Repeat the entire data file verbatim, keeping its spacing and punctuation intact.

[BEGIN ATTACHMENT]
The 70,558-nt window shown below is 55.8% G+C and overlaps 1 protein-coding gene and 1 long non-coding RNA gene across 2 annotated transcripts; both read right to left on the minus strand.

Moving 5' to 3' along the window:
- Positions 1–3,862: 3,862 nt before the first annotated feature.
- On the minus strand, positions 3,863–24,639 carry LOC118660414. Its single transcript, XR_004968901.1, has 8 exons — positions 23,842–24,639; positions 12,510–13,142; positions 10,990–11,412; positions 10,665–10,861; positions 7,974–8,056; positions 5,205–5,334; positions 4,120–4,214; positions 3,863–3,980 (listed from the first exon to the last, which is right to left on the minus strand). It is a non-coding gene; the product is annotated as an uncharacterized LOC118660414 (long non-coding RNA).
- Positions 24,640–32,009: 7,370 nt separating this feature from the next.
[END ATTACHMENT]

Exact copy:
The 70,558-nt window shown below is 55.8% G+C and overlaps 1 protein-coding gene and 1 long non-coding RNA gene across 2 annotated transcripts; both read right to left on the minus strand.

Moving 5' to 3' along the window:
- Positions 1–3,862: 3,862 nt before the first annotated feature.
- On the minus strand, positions 3,863–24,639 carry LOC118660414. Its single transcript, XR_004968901.1, has 8 exons — positions 23,842–24,639; positions 12,510–13,142; positions 10,990–11,412; positions 10,665–10,861; positions 7,974–8,056; positions 5,205–5,334; positions 4,120–4,214; positions 3,863–3,980 (listed from the first exon to the last, which is right to left on the minus strand). It is a non-coding gene; the product is annotated as an uncharacterized LOC118660414 (long non-coding RNA).
- Positions 24,640–32,009: 7,370 nt separating this feature from the next.